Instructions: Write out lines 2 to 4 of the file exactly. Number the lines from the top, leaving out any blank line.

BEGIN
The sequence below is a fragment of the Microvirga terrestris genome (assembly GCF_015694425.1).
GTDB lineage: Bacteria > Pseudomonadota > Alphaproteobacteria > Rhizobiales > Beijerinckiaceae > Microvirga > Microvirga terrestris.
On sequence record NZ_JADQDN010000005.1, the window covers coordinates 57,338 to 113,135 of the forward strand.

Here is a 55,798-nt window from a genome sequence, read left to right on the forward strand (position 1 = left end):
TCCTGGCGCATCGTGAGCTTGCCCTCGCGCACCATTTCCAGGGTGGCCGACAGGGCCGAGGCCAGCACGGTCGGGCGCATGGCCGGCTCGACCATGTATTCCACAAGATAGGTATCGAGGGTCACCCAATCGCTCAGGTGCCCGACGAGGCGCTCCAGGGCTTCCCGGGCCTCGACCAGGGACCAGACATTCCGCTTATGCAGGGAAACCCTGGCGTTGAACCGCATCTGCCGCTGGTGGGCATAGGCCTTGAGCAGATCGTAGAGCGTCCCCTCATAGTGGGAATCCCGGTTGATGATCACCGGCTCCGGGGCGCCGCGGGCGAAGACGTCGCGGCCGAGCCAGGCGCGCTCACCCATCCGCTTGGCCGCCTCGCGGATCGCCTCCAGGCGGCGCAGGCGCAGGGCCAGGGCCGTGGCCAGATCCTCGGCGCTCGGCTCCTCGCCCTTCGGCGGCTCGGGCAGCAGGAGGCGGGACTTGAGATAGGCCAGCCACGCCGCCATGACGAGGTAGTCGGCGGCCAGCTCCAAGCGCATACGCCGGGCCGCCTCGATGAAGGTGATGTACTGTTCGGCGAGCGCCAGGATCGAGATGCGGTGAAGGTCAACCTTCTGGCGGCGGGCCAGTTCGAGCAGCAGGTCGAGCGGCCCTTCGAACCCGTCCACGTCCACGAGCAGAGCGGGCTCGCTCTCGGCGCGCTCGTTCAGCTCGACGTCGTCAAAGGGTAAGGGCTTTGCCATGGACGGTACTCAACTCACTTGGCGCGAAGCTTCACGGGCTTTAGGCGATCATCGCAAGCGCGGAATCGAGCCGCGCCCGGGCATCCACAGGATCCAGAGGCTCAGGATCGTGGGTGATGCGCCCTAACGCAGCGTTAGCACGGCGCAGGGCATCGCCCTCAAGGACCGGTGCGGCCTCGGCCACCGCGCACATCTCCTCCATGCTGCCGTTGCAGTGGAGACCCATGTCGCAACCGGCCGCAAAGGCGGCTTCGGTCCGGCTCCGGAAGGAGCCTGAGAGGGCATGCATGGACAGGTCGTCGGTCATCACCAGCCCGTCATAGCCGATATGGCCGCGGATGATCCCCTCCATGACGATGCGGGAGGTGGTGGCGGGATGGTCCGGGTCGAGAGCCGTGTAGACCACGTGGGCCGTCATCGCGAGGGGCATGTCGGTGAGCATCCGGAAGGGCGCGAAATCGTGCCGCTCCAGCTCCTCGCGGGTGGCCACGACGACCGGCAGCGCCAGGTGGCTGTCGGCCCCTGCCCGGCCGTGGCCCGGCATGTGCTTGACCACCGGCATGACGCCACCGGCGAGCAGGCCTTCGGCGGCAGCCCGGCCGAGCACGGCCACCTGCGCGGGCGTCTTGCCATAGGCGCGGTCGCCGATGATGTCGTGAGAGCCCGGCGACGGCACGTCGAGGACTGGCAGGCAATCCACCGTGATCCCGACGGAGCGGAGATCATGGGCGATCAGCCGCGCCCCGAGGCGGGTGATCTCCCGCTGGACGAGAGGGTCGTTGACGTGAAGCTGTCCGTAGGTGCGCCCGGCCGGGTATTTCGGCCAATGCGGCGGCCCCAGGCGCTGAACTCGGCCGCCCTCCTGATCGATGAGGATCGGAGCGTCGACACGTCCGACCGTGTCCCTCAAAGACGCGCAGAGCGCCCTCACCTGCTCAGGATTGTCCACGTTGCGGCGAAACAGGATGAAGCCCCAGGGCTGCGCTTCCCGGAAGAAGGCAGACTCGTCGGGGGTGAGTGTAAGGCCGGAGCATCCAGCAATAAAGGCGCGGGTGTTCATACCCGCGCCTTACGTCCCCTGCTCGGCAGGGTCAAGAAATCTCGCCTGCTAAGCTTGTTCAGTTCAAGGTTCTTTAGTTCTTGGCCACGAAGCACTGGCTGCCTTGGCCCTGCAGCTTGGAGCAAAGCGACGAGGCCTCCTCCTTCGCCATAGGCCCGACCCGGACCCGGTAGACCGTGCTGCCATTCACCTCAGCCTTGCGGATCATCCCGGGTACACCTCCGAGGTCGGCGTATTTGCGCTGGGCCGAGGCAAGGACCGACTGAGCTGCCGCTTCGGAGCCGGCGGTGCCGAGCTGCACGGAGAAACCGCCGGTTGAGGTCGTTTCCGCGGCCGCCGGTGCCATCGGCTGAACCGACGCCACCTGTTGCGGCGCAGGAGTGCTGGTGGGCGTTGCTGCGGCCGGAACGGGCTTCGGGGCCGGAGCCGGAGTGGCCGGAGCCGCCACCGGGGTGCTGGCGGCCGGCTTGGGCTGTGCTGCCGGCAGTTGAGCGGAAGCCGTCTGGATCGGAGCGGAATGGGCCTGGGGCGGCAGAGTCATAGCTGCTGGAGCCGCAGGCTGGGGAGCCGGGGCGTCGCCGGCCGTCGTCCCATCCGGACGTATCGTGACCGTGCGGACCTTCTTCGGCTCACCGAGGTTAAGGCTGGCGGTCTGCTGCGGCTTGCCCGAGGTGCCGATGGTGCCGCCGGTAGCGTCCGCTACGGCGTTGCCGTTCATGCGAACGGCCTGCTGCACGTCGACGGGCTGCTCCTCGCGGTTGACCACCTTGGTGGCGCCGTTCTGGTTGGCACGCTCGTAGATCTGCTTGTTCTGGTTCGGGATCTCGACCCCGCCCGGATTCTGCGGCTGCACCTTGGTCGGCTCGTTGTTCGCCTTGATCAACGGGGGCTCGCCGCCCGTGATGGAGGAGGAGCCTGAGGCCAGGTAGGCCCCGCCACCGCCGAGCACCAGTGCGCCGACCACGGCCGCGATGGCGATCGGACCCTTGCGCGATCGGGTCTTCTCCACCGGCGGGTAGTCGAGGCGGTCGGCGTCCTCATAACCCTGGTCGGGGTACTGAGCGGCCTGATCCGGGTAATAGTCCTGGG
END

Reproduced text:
GTDB lineage: Bacteria > Pseudomonadota > Alphaproteobacteria > Rhizobiales > Beijerinckiaceae > Microvirga > Microvirga terrestris.
On sequence record NZ_JADQDN010000005.1, the window covers coordinates 57,338 to 113,135 of the forward strand.

Here is a 55,798-nt window from a genome sequence, read left to right on the forward strand (position 1 = left end):